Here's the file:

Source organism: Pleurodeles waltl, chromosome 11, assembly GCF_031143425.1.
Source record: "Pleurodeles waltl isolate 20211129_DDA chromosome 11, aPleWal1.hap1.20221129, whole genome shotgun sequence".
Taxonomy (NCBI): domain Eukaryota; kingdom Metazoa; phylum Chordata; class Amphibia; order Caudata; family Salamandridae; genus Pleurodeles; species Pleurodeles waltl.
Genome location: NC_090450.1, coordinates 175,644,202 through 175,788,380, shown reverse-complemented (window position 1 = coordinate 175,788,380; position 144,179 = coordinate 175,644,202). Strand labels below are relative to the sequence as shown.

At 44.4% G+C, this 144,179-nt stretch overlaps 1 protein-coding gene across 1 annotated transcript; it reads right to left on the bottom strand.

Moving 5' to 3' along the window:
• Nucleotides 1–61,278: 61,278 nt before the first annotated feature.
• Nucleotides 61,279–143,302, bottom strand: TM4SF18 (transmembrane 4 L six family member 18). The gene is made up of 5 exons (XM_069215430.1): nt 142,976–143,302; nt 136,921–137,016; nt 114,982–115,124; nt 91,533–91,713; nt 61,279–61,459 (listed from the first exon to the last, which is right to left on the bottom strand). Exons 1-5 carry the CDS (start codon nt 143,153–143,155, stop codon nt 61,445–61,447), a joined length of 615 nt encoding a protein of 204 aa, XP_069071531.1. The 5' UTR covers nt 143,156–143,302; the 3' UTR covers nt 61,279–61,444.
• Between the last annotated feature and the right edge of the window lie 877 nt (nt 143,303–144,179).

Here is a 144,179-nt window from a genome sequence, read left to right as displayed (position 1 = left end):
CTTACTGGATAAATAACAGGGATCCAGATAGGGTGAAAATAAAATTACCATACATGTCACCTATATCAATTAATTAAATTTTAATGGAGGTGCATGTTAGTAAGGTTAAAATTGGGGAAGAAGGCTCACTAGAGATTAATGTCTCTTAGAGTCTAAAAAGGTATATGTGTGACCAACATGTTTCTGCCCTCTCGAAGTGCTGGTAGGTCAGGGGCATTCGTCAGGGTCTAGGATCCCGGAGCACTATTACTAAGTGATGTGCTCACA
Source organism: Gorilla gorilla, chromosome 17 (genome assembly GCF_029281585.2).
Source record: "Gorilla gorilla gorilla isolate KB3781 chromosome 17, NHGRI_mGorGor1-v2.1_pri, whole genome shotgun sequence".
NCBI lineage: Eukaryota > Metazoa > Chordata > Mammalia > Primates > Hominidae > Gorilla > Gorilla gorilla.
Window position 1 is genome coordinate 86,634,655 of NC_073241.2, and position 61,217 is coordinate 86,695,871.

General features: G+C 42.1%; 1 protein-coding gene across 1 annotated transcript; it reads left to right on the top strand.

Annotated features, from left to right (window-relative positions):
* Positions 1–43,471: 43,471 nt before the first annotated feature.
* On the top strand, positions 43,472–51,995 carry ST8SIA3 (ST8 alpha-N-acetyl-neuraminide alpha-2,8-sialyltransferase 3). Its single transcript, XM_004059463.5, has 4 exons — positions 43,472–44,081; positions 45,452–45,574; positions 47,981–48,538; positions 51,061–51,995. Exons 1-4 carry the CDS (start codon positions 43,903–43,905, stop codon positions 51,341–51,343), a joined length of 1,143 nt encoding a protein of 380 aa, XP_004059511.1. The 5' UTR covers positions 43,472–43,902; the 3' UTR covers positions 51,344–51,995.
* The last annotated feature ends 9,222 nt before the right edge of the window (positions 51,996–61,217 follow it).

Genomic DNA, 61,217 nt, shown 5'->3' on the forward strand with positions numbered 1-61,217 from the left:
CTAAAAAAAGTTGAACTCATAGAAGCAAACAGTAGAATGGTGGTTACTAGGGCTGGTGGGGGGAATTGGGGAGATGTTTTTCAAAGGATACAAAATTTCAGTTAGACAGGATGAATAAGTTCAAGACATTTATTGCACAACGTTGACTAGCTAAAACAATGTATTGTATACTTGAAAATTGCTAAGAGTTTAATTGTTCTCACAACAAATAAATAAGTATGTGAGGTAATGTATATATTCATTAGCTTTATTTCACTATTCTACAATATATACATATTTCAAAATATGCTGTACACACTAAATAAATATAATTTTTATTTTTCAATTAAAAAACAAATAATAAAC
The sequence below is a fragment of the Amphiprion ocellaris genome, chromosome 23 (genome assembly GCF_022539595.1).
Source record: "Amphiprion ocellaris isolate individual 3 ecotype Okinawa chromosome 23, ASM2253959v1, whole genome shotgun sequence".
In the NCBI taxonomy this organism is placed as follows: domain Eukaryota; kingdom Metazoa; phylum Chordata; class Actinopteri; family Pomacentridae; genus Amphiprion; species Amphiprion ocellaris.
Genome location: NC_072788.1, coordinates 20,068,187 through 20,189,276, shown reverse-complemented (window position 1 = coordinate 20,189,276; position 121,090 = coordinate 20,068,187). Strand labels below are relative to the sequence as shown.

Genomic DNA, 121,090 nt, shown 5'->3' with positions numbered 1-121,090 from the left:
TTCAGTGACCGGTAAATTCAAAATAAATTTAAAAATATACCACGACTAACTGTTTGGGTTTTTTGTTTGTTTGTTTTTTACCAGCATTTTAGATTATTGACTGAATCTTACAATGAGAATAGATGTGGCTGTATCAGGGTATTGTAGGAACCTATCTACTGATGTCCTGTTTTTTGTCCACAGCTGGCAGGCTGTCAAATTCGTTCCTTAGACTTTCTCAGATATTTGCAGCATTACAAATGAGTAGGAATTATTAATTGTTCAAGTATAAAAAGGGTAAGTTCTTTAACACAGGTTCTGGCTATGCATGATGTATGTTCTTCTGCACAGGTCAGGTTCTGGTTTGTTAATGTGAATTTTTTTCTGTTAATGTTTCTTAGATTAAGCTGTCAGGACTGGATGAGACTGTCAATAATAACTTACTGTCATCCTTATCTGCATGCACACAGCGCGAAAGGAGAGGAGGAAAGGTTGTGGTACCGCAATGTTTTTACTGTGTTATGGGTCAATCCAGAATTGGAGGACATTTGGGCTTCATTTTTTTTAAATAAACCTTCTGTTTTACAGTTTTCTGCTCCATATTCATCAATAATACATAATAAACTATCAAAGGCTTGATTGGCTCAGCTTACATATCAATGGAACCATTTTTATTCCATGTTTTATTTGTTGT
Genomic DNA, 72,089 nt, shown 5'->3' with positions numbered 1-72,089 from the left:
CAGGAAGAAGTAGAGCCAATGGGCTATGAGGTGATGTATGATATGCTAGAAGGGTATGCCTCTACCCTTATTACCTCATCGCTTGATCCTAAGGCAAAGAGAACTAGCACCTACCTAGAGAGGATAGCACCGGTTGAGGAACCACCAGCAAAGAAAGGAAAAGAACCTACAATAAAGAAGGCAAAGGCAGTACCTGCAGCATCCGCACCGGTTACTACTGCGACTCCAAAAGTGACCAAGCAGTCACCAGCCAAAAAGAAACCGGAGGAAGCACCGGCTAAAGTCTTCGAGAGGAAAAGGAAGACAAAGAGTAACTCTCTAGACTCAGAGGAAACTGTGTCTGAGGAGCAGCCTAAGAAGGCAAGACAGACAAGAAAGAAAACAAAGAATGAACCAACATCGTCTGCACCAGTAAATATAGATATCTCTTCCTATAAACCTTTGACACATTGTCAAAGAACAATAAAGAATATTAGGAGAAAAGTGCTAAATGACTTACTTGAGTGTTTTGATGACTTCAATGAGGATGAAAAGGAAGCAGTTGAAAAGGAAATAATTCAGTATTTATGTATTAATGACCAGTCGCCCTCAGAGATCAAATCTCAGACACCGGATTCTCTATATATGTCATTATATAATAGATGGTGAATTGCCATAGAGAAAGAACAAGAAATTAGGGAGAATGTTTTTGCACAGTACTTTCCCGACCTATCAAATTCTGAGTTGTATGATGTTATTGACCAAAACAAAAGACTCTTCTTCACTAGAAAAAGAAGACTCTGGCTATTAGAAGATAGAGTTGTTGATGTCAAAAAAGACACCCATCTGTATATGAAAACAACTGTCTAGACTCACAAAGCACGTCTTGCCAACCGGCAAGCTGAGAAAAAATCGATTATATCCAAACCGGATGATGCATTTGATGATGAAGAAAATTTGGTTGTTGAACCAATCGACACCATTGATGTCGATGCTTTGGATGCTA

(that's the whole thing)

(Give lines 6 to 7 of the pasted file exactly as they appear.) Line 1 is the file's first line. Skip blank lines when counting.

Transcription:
Moving 5' to 3' along the window:
• Nucleotides 1–61,278: 61,278 nt before the first annotated feature.